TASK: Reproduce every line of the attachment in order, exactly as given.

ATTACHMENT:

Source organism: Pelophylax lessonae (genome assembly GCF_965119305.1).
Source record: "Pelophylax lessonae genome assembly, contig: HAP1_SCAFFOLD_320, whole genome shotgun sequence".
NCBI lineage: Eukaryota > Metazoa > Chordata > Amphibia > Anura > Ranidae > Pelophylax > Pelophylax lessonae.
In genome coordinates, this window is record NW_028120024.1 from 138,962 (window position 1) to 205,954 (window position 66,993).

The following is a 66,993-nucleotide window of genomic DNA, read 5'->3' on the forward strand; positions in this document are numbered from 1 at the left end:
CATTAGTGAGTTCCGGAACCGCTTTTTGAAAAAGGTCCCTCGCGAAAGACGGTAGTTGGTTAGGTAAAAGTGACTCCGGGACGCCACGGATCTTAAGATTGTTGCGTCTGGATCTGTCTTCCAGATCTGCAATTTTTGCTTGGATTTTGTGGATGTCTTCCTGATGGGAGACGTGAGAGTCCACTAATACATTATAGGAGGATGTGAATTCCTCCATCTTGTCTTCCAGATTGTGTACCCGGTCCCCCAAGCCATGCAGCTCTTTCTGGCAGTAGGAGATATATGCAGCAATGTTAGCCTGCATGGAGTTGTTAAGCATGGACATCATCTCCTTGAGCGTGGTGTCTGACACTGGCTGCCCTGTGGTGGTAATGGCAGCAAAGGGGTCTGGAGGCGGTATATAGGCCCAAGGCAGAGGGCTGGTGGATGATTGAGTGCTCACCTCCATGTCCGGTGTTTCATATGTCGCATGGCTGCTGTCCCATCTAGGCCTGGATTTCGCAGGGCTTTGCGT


Source organism: Pelophylax lessonae (genome assembly GCF_965119305.1).
Source record: "Pelophylax lessonae genome assembly, contig: HAP1_SCAFFOLD_320, whole genome shotgun sequence".
NCBI lineage: Eukaryota > Metazoa > Chordata > Amphibia > Anura > Ranidae > Pelophylax > Pelophylax lessonae.
In genome coordinates, this window is record NW_028120024.1 from 138,962 (window position 1) to 205,954 (window position 66,993).

The following is a 66,993-nucleotide window of genomic DNA, read 5'->3' on the forward strand; positions in this document are numbered from 1 at the left end:
CATTAGTGAGTTCCGGAACCGCTTTTTGAAAAAGGTCCCTCGCGAAAGACGGTAGTTGGTTAGGTAAAAGTGACTCCGGGACGCCACGGATCTTAAGATTGTTGCGTCTGGATCTGTCTTCCAGATCTGCAATTTTTGCTTGGATTTTGTGGATGTCTTCCTGATGGGAGACGTGAGAGTCCACTAATACATTATAGGAGGATGTGAATTCCTCCATCTTGTCTTCCAGATTGTGTACCCGGTCCCCCAAGCCATGCAGCTCTTTCTGGCAGTAGGAGATATATGCAGCAATGTTAGCCTGCATGGAGTTGTTAAGCATGGACATCATCTCCTTGAGCGTGGTGTCTGACACTGGCTGCCCTGTGGTGGTAATGGCAGCAAAGGGGTCTGGAGGCGGTATATAGGCCCAAGGCAGAGGGCTGGTGGATGATTGAGTGCTCACCTCCATGTCCGGTGTTTCATATGTCGCATGGCTGCTGTCCCATCTAGGCCTGGATTTCGCAGGGCTTTGCGT